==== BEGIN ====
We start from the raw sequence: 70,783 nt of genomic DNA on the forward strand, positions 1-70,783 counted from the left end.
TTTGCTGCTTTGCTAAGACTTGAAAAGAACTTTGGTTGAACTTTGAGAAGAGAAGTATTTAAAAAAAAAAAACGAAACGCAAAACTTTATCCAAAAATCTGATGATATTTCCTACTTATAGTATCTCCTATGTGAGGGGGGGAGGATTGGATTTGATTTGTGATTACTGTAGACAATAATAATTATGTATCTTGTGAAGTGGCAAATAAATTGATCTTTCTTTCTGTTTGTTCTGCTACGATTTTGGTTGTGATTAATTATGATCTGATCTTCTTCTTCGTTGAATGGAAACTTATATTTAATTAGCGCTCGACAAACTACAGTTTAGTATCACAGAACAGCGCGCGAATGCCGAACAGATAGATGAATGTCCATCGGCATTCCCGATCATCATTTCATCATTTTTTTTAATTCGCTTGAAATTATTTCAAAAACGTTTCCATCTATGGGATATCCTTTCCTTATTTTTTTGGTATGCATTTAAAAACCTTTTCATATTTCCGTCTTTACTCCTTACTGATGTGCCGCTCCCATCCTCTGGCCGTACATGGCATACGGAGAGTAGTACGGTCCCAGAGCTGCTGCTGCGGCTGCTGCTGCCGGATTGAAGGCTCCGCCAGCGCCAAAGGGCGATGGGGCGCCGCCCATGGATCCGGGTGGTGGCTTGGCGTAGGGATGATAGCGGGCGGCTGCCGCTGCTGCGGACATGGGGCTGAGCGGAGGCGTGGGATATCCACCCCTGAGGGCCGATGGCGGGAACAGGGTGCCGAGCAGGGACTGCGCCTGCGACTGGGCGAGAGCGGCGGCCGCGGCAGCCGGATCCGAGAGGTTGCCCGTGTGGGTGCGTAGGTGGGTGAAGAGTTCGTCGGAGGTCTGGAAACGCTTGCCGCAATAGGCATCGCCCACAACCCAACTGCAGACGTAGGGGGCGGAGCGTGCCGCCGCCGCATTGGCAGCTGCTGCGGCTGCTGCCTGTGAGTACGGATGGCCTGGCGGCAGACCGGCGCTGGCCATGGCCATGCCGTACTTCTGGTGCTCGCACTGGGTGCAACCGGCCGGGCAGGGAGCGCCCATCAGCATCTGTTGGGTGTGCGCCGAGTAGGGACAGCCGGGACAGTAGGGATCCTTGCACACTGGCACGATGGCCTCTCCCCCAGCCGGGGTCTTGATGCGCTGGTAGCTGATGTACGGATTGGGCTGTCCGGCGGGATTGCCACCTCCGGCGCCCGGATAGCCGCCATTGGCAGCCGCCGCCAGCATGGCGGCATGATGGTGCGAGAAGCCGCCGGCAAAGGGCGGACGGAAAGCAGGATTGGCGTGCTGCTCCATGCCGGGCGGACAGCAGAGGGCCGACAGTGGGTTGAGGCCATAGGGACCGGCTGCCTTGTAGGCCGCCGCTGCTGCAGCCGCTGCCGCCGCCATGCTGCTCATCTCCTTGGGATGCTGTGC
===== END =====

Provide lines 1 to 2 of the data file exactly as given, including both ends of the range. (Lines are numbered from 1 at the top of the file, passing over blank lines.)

We start from the raw sequence: 70,783 nt of genomic DNA on the forward strand, positions 1-70,783 counted from the left end.
TTTGCTGCTTTGCTAAGACTTGAAAAGAACTTTGGTTGAACTTTGAGAAGAGAAGTATTTAAAAAAAAAAAACGAAACGCAAAACTTTATCCAAAAATCTGATGATATTTCCTACTTATAGTATCTCCTATGTGAGGGGGGGAGGATTGGATTTGATTTGTGATTACTGTAGACAATAATAATTATGTATCTTGTGAAGTGGCAAATAAATTGATCTTTCTTTCTGTTTGTTCTGCTACGATTTTGGTTGTGATTAATTATGATCTGATCTTCTTCTTCGTTGAATGGAAACTTATATTTAATTAGCGCTCGACAAACTACAGTTTAGTATCACAGAACAGCGCGCGAATGCCGAACAGATAGATGAATGTCCATCGGCATTCCCGATCATCATTTCATCATTTTTTTTAATTCGCTTGAAATTATTTCAAAAACGTTTCCATCTATGGGATATCCTTTCCTTATTTTTTTGGTATGCATTTAAAAACCTTTTCATATTTCCGTCTTTACTCCTTACTGATGTGCCGCTCCCATCCTCTGGCCGTACATGGCATACGGAGAGTAGTACGGTCCCAGAGCTGCTGCTGCGGCTGCTGCTGCCGGATTGAAGGCTCCGCCAGCGCCAAAGGGCGATGGGGCGCCGCCCATGGATCCGGGTGGTGGCTTGGCGTAGGGATGATAGCGGGCGGCTGCCGCTGCTGCGGACATGGGGCTGAGCGGAGGCGTGGGATATCCACCCCTGAGGGCCGATGGCGGGAACAGGGTGCCGAGCAGGGACTGCGCCTGCGACTGGGCGAGAGCGGCGGCCGCGGCAGCCGGATCCGAGAGGTTGCCCGTGTGGGTGCGTAGGTGGGTGAAGAGTTCGTCGGAGGTCTGGAAACGCTTGCCGCAATAGGCATCGCCCACAACCCAACTGCAGACGTAGGGGGCGGAGCGTGCCGCCGCCGCATTGGCAGCTGCTGCGGCTGCTGCCTGTGAGTACGGATGGCCTGGCGGCAGACCGGCGCTGGCCATGGCCATGCCGTACTTCTGGTGCTCGCACTGGGTGCAACCGGCCGGGCAGGGAGCGCCCATCAGCATCTGTTGGGTGTGCGCCGAGTAGGGACAGCCGGGACAGTAGGGATCCTTGCACACTGGCACGATGGCCTCTCCCCCAGCCGGGGTCTTGATGCGCTGGTAGCTGATGTACGGATTGGGCTGTCCGGCGGGATTGCCACCTCCGGCGCCCGGATAGCCGCCATTGGCAGCCGCCGCCAGCATGGCGGCATGATGGTGCGAGAAGCCGCCGGCAAAGGGCGGACGGAAAGCAGGATTGGCGTGCTGCTCCATGCCGGGCGGACAGCAGAGGGCCGACAGTGGGTTGAGGCCATAGGGACCGGCTGCCTTGTAGGCCGCCGCTGCTGCAGCCGCTGCCGCCGCCATGCTGCTCATCTCCTTGGGATGCTGTGC